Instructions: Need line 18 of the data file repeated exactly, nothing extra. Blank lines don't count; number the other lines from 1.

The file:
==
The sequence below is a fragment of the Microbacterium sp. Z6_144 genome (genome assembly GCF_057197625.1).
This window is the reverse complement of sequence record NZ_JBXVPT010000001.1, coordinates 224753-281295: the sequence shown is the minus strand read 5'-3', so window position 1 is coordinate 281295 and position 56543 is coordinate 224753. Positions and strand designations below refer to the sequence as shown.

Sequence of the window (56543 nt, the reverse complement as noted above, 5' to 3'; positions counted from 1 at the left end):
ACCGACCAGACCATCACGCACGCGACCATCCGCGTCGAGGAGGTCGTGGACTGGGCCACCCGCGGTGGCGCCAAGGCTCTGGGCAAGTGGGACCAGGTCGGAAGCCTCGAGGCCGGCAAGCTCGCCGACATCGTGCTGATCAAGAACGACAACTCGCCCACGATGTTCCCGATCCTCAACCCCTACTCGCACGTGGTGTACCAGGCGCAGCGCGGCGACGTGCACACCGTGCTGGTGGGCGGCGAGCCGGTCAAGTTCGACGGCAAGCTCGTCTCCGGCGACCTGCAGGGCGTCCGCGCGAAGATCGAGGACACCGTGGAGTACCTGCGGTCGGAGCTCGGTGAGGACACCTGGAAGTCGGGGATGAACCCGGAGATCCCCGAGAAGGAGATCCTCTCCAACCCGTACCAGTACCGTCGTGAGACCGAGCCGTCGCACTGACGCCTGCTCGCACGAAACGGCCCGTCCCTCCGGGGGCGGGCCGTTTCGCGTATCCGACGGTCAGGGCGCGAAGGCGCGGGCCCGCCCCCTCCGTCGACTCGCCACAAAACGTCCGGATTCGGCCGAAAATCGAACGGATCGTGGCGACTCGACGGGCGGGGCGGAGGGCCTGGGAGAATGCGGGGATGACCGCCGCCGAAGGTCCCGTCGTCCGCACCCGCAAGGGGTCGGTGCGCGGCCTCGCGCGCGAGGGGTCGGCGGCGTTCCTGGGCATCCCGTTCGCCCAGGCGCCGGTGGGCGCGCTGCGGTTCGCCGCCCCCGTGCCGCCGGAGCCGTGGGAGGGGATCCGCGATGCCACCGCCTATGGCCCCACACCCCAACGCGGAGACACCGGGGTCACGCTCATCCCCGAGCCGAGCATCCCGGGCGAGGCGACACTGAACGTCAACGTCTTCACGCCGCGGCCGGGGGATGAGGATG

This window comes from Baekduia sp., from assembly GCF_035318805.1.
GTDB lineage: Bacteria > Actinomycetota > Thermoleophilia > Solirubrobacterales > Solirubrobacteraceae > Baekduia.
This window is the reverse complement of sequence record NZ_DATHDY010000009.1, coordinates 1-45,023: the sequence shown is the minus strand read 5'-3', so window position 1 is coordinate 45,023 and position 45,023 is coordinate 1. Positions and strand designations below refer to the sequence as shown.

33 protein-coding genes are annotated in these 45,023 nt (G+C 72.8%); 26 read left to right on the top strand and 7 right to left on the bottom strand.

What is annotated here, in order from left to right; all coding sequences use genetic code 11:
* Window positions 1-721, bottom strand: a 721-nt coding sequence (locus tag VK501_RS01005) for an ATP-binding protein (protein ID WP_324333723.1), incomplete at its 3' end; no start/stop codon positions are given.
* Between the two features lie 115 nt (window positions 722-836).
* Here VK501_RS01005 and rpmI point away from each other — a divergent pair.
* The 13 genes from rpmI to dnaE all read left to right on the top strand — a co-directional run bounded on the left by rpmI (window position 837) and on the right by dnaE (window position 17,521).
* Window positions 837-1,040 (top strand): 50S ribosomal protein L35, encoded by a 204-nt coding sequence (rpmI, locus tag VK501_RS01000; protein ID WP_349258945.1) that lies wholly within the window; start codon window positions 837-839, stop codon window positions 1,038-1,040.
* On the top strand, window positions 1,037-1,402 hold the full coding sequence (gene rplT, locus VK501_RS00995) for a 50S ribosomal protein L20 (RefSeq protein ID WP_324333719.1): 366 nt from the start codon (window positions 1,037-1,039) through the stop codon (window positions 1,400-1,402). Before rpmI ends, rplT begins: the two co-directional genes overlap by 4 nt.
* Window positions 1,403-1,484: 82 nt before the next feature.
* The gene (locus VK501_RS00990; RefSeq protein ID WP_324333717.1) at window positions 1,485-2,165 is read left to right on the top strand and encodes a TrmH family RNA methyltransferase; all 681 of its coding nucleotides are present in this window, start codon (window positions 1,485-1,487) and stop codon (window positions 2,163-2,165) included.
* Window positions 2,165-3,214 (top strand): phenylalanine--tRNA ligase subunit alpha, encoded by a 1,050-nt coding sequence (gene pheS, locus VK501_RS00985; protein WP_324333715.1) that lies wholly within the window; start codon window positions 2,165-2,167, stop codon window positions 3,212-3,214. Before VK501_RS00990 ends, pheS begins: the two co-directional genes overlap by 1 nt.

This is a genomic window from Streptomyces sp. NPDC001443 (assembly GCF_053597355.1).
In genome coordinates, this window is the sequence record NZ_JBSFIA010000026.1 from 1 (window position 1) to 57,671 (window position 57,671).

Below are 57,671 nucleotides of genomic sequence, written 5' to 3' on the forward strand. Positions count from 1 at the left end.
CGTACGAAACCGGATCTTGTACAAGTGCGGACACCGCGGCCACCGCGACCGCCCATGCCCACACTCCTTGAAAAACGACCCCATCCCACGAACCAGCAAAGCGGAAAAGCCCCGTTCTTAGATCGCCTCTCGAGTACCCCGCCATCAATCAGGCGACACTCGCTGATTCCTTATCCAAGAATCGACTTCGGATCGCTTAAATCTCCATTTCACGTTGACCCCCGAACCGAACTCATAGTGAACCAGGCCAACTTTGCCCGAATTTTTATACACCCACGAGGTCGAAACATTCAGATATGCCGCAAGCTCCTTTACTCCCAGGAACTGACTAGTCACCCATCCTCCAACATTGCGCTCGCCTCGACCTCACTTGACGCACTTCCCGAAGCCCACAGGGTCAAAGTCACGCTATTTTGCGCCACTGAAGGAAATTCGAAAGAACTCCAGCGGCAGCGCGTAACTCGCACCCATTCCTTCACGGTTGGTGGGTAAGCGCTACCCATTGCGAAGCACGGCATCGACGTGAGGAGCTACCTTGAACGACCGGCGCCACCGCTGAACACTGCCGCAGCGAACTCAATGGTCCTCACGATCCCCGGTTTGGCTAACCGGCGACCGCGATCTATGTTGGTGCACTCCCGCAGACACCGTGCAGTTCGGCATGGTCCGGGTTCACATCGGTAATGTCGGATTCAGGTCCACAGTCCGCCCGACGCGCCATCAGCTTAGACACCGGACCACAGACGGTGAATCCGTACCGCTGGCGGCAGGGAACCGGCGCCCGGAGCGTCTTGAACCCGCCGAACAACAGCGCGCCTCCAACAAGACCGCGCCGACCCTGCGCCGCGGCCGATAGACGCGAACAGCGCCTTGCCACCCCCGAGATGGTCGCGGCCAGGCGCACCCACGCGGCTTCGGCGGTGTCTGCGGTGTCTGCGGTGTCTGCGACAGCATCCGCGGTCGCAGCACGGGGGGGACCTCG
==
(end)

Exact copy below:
* Window positions 2,165-3,214 (top strand): phenylalanine--tRNA ligase subunit alpha, encoded by a 1,050-nt coding sequence (gene pheS, locus VK501_RS00985; protein WP_324333715.1) that lies wholly within the window; start codon window positions 2,165-2,167, stop codon window positions 3,212-3,214. Before VK501_RS00990 ends, pheS begins: the two co-directional genes overlap by 1 nt.